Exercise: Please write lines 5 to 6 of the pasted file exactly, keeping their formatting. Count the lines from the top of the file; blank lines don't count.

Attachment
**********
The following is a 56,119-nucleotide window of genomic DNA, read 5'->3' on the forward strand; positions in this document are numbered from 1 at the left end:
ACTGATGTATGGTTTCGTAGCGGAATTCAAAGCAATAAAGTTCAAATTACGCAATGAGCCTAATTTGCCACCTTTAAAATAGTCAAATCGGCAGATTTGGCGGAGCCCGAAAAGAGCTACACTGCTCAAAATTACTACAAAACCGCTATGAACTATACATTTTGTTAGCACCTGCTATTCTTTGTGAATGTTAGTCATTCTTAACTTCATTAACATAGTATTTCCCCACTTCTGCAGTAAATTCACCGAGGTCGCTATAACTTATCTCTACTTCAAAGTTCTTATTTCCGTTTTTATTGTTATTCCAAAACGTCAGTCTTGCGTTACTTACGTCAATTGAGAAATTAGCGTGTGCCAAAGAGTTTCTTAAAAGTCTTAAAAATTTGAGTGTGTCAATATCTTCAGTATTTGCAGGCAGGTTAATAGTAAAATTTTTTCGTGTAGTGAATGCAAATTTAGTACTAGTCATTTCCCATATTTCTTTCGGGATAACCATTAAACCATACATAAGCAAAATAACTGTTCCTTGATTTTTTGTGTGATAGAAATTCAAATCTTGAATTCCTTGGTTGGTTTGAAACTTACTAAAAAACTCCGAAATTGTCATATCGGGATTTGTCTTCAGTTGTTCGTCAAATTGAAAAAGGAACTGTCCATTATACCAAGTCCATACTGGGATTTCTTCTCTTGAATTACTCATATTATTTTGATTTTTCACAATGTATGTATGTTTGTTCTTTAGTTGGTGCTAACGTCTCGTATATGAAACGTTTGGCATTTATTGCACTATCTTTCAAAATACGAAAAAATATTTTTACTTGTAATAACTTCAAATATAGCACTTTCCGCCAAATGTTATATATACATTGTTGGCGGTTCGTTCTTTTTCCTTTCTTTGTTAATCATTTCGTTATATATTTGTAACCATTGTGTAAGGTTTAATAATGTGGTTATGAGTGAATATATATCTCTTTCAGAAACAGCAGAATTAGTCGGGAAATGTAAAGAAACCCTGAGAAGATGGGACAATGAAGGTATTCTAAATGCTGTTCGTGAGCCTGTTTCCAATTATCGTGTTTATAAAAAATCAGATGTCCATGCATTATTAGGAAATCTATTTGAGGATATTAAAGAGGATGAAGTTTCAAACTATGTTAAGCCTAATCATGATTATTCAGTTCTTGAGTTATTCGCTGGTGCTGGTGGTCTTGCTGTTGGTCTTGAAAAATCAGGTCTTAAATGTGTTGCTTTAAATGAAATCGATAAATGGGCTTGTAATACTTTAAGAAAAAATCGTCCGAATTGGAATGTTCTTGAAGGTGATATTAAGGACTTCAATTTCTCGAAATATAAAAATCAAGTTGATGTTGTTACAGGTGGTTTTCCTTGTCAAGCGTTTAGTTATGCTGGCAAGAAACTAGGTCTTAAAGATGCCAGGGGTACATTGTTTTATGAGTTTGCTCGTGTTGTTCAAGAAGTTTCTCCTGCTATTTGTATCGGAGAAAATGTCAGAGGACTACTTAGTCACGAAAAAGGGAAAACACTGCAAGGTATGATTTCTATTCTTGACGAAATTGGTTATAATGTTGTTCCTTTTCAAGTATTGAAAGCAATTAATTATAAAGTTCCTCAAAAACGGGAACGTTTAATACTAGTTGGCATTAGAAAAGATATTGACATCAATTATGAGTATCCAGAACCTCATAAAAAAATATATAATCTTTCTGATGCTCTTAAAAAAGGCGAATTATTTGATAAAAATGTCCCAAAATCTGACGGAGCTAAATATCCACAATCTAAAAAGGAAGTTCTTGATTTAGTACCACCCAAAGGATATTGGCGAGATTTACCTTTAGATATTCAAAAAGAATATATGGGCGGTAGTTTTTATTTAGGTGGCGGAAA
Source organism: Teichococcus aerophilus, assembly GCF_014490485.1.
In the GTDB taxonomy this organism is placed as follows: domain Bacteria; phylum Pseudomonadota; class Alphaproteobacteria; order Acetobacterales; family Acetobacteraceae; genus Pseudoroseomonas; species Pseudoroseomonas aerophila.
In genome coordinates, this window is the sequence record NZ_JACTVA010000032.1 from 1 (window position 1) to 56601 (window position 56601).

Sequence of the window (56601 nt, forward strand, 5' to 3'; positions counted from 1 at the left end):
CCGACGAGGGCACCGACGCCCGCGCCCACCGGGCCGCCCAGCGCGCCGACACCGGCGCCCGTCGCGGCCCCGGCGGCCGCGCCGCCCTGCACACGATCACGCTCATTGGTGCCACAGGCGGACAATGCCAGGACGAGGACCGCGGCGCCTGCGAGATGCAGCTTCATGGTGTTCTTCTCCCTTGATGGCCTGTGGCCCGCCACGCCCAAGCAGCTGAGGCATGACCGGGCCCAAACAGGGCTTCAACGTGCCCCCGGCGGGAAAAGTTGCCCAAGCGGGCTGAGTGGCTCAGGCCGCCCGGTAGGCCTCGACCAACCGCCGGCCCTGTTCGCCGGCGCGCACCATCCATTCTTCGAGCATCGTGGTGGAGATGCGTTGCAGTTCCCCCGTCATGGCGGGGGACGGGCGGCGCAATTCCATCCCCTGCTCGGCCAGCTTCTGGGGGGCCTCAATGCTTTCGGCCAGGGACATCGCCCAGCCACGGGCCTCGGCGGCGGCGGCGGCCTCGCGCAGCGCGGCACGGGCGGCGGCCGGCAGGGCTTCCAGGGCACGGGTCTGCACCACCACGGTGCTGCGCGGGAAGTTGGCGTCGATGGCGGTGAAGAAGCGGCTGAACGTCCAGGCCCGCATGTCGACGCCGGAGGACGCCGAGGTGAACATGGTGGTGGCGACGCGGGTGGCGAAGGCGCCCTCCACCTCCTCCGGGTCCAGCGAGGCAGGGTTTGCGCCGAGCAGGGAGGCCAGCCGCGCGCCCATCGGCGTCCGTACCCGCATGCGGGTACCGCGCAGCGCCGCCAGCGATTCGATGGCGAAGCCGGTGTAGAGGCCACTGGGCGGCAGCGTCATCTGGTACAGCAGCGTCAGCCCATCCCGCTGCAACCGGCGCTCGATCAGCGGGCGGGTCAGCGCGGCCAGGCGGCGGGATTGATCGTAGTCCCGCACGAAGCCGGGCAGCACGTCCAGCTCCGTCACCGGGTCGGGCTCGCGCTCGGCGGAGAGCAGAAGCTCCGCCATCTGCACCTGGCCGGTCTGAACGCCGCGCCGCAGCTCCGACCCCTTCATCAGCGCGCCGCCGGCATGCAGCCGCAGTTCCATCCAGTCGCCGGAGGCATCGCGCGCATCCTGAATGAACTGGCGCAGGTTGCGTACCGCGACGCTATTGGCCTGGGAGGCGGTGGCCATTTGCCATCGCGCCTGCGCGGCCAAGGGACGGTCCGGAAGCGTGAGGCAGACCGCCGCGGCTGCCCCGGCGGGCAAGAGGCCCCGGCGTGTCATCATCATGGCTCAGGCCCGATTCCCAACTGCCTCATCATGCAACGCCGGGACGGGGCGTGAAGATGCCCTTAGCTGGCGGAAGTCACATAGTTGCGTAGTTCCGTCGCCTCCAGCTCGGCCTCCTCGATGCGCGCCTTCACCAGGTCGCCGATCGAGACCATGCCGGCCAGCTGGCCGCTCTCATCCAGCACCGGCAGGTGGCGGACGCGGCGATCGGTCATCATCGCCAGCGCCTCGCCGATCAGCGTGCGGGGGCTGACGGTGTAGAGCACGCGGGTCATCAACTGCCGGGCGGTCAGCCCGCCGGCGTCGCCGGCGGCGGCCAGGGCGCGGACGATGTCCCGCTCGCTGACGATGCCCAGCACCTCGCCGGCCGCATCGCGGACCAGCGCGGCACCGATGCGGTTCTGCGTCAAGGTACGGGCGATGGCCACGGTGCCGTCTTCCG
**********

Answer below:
In genome coordinates, this window is the sequence record NZ_JACTVA010000032.1 from 1 (window position 1) to 56601 (window position 56601).

Sequence of the window (56601 nt, forward strand, 5' to 3'; positions counted from 1 at the left end):